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One Woman Attempted To Live Without Producing Trash For A Month And It Was Eye-Opening

Reduce, reuse, recycle!

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The average American produces 4.3 pounds of trash per day. That adds up to over 30 pounds a week! Auri decided to try and see what it would look like to live with zero waste for 30 days and learned a lot along the way:

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Hate to break it to ya, guys, but our way of life is not sustainable. And although it can be really overwhelming to think of all the changes that will need to happen to heal the Earth, we can all start by doing little things every day to get on the road to recovery.

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"Whenever I hear about where the environment is going, I get really scared and it makes me feel very powerless."

Auri realized right away that eating was going to be tough, as most food comes in packages. Was she going to have to forage in the woods for nuts and berries?

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"I need to find a better solution than just eating bananas."

Auri also learned that a lot of our trash comes from unconscious behavior and luxuries we think we need, such as paper towels.

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In her second week of no trash, Auri learned that the best way to handle food was to use jars and bags to fill up with items from the bulk bins at the store.

BuzzFeedVideo / Via "A nice side effect of this is that I'm forced to eat very helathy

"A nice side effect of this is that I'm forced to eat very healthy, because I'm not able to eat anything that comes in packaging, which is most processed foods."

Even though processed foods are cheaper than fresh produce most of the time, Auri was spending less money collectively.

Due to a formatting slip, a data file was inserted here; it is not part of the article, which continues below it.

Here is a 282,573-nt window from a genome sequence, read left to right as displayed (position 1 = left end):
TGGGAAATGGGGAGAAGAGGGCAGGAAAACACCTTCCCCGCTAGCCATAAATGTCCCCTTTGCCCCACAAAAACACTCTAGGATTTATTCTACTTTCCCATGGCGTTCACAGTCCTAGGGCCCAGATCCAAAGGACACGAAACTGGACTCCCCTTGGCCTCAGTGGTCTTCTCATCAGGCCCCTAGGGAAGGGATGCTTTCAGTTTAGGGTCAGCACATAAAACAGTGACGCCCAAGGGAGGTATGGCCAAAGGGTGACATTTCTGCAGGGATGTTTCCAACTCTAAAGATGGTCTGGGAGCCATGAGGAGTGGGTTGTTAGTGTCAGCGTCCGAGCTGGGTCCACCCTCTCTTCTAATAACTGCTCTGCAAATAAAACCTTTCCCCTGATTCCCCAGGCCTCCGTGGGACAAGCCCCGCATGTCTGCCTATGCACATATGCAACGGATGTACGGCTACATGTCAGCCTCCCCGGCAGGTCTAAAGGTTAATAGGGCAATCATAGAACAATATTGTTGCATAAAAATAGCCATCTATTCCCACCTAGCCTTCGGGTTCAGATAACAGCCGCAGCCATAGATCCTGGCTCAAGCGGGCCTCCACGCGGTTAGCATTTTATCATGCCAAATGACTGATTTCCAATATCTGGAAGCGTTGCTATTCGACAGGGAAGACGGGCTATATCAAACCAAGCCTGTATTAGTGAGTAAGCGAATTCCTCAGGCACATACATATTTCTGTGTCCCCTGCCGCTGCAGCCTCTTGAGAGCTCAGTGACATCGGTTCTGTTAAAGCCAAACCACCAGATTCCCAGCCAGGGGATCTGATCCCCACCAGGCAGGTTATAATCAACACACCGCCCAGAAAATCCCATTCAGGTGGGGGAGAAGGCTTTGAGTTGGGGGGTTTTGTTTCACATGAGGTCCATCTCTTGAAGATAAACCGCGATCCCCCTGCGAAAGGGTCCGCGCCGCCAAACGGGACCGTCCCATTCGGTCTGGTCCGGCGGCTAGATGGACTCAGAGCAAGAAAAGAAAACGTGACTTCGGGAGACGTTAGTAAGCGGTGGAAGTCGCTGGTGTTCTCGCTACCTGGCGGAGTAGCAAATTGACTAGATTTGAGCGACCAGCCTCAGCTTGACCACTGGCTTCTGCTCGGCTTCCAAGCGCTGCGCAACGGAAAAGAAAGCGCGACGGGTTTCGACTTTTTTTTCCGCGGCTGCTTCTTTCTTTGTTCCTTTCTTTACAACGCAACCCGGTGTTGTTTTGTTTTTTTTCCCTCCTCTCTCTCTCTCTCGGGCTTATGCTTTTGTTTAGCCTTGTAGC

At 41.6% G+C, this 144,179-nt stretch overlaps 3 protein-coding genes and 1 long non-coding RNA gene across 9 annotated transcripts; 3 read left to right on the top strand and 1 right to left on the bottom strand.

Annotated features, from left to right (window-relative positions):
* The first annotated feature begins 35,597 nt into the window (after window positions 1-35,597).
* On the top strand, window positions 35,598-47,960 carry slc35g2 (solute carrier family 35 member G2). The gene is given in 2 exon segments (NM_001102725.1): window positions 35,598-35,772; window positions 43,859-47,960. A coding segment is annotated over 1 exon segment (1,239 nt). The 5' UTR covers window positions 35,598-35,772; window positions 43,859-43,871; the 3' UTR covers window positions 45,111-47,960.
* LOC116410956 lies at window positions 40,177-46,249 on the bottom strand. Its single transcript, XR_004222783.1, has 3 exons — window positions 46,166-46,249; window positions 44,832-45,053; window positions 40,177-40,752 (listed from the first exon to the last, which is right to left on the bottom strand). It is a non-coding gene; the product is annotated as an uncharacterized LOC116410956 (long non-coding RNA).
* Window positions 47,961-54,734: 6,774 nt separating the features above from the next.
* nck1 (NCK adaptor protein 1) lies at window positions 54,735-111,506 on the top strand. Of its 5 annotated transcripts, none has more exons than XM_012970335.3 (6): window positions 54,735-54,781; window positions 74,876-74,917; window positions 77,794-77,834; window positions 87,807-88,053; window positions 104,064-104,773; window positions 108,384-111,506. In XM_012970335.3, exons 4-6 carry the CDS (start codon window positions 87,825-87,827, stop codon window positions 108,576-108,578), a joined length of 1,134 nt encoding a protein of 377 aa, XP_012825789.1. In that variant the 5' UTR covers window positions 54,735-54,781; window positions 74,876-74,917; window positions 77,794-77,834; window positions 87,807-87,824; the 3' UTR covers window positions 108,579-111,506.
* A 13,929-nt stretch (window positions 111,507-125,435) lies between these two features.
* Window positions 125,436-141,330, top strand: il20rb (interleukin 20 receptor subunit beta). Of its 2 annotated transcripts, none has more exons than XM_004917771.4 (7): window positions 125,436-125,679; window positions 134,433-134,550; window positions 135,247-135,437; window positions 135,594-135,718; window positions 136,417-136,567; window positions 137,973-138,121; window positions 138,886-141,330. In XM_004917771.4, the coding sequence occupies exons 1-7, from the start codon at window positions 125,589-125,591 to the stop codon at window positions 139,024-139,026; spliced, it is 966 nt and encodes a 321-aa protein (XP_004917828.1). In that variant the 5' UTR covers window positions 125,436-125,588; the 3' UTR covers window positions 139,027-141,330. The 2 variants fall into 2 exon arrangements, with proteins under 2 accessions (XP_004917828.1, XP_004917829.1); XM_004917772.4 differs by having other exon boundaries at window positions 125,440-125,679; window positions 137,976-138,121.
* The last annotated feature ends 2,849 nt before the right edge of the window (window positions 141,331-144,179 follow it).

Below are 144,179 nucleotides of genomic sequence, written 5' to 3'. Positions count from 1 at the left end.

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The next step in this no-trash challenge was figuring out what to do with her compost, or scraps of food/biodegradable material she wasn't going to eat. So, Auri went to a compost facility to take a class on how to properly compost.

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She learned that a Vermicompost would be the best for an apartment that didn't have access to soil, so she set about making one.

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That's basically an in-home worm bin, y'all! They were actually pretty cute. And they were going to eat all the food scraps!

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At the end of the month, Auri showed us the small bit of trash she made (a teabag, floss, a piece of plastic) and felt very bittersweet about the challenge ending.

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After it had all ended, Auri felt that one person can definitely make a difference and do their part to reduce, reuse and recycle. By cutting down on packaged foods and making changes based on whether or not a disposable product really adds value to your life, you can change the world! Start small – maybe just get a reusable water bottle or mug, and see what other changes you can make. Perhaps one day you will have worms eating your food scraps!

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